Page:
10. Hempel, I.: Vertical distribution of eggs and nauplii of krill (Euphausia superba) south of Elephant Island. Meeresforsch. Rep. mar. Res. 27 (Sdbd), 119–123 (1979) (Ber. dt. wiss. Kommn Meeresforsch.)Google Scholar
  11. Jones, D. H.: Food, Parasites and reproductive cycle of pelagic redfish (Sebastes mentella Travin) from Ocean Weather Station Alfa in the North Atlantic. Bull. mar. Ecol. 6, 347–370 (1970)Google Scholar
  12. Jones, L. T.: Continuous plankton records: studies on the zooplankton east of Newfoundland and Labrador with special reference to the euphausiid Thysanoessa longicaudata (Krøyer). Bull. mar. Ecol. 6, 275–300 (1969)Google Scholar
  13. Leavitt, B. B.: A quantitative study of the larger zooplankton in deep water. Biol. Bull. mar. Biol. Lab., Woods Hole 68, 115–130 (1935)Google Scholar
  14. Leavitt, B. B.: The quantitative vertical distribution of macrozooplankton in the Atlantic Ocean Basin. Biol. Bull. mar. Biol. Lab., Woods Hole 74, 376–394 (1938)Google Scholar
  15. Lindley, J. A.: Continuous plankton records: the distribution of the Euphausiacea (Crustacea: Malacostraca) in the north Atlantic and the North Sea, 1966–67. J. Biogeogr 4, 121–133 (1977)Google Scholar
  16. Lindley, J. A.: Population dynamics and production of euphausiids. I. Thysanoessa longicaudata in the North Atlantic Ocean. Mar. Biol. 46, 121–130 (1978)Google Scholar
  17. Longhurst, A. R., A. D. Reith, R. E. Bowes and D. L. R. Siebert: A new system for the collection of multiple serial samples. Deep-Sea Res. 13, 213–222 (1966)Google Scholar
  18. Longhurst, A. R. and R. Williams: Improved filtration systems for multiple-serial plankton samplers and their deployment. Deep-Sea Res. 23, 1067–1073 (1976)Google Scholar
  19. Makarov, R. R.: Larval distribution and reproductive ecology of Thysanoessa macrura (Crustacea: Euphausiacea) in the Scotia Sea. Mar. Biol. 52, 377–386 (1979)Google Scholar
  20. Marr, J. W. S.: The natural history and geography of Antarctic krill (Euphausia superba Dana) ‘Discovery’ Rep. 32, 33–464 (1962)Google Scholar
  21. Mauchline, J.: The biology of mysids and euphausiids. Adv. mar. Biol. 18, 1–681 (1980)Google Scholar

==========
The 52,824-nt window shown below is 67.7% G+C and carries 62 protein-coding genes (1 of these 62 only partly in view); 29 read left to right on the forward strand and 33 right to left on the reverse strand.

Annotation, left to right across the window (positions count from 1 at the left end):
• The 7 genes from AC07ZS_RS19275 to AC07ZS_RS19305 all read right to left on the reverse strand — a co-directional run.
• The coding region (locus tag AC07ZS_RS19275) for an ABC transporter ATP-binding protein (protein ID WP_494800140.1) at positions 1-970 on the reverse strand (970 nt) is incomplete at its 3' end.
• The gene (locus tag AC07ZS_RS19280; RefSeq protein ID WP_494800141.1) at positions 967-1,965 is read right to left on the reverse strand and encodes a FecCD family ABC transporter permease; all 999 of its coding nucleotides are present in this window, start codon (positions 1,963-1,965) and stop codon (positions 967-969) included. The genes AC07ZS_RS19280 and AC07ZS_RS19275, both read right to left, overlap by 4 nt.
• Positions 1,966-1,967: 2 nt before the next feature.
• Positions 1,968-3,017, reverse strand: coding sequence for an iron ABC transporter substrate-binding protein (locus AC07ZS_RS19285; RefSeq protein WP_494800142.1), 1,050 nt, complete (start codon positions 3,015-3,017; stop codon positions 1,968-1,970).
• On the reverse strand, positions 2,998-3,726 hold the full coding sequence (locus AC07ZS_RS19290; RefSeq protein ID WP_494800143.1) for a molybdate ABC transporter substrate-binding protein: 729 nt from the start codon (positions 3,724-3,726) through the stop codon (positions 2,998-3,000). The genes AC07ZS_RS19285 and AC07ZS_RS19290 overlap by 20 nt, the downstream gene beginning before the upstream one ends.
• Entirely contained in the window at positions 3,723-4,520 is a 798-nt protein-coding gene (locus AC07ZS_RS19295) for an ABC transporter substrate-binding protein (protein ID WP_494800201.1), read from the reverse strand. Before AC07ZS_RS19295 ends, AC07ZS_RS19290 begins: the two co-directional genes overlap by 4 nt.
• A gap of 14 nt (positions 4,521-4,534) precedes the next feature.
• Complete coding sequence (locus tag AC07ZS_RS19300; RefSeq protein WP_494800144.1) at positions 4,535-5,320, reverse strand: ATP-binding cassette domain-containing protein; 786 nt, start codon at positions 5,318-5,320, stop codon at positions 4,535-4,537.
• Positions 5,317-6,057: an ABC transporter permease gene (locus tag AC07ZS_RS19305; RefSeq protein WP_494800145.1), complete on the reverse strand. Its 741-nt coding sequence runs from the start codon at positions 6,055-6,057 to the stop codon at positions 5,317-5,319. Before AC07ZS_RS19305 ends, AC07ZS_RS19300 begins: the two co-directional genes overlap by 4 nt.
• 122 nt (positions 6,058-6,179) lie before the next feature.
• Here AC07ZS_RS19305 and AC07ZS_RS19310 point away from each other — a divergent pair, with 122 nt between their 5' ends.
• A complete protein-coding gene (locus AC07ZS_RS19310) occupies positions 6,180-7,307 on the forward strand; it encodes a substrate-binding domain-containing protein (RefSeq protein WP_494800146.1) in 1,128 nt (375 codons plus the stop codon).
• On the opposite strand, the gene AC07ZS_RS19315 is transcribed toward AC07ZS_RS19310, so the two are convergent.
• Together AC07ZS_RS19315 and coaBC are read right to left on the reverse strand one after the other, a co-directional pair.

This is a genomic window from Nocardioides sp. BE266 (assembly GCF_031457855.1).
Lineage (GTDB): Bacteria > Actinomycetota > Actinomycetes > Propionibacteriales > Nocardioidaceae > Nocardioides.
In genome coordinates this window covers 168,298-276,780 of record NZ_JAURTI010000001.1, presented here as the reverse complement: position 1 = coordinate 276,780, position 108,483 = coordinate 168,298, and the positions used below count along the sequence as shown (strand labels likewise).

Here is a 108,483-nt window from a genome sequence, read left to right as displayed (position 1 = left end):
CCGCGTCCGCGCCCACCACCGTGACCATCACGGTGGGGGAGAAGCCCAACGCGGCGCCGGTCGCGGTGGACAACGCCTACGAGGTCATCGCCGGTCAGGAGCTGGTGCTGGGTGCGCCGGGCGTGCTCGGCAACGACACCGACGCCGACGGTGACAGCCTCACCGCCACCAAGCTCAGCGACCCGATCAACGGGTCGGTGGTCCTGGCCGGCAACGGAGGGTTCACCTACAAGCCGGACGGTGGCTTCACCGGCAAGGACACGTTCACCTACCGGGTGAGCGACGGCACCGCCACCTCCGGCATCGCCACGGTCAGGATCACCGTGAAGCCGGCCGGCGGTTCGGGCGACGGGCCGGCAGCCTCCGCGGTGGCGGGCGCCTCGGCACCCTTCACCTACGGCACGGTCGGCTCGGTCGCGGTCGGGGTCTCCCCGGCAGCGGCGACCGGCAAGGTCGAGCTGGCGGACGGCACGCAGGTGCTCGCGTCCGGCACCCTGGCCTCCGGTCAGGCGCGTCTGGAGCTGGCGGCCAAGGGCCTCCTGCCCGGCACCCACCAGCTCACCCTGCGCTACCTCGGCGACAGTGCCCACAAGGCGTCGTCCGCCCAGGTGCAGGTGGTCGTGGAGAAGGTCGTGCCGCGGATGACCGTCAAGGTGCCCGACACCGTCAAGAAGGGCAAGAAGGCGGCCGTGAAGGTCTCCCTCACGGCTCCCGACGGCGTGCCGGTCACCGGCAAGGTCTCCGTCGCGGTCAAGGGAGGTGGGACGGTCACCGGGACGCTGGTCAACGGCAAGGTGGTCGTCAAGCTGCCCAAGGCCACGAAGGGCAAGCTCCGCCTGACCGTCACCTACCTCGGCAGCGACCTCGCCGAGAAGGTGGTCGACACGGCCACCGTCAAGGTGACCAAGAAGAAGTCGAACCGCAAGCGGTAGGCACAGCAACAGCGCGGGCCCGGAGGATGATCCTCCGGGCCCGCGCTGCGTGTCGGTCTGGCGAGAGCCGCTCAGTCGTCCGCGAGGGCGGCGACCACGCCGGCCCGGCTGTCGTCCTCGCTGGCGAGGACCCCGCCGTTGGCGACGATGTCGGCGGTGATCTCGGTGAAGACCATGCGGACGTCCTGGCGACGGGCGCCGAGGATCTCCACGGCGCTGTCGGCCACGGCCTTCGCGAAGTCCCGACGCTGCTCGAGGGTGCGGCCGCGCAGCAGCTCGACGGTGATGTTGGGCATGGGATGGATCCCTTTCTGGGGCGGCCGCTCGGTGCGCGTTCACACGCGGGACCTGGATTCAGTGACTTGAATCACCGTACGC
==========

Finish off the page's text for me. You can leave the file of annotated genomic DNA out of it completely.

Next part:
22. Mauchline, J. and L. R. Fisher: The biology of euphausiids. Adv. mar. Biol. 7, 1–454 (1969)Google Scholar
  23. Østvedt, O. S.: Zooplankton investigations from weather ship M in the Norwegian Sea, 1948–49. Hvalråd. Skr. 40, 1–93 (1955)Google Scholar
  24. Paulsen, O.: Plankton investigations in the waters round Iceland and in the North Atlantic in 1904. Meddr Kommn Havunders. (Ser. Plankton) 1(8), 1–57 (1909)Google Scholar
  25. Runnström, S.: Über die Thermopathie der Fortpflanzung und Entwicklung mariner Tiere in Beziehung zu ihrer geographischen Verbreitung. Univ. Bergen Årb. (Naturv. rekke) 1927(2), 1–67 (1928)Google Scholar
  26. Tattershall, W. M.: Schizopodous Crustacea from the North-East Atlantic slope, Scient. Invest. Fish. Brch Ire. 1910 (Suppl. II), 1–77 (1911)Google Scholar
  27. Williams, R. and D. Robins: Seasonal variability in abundance and vertical distribution of Parathemisto gaudichaudi (Amphipoda: Hyperiidea) in the north east Atlantic Ocean. Mar. Ecol. Prog. Ser. 4, 289–298 (1981)Google Scholar
  28. Williams, R. and G. A. Robinson: Biological sampling at OWS “India” (59°00′N; 19°00′W) in 1971. Annls biol., Copenh. 28, 57–59 (1973)Google Scholar

Copyright information

© Springer-Verlag 1982

Authors and Affiliations

  • R. Williams
    • 1
  • J. A. Lindley
    • 1
  1. 1.Institute for Marine Environmental ResearchNatural Environment Research CouncilPlymouthEngland

Personalised recommendations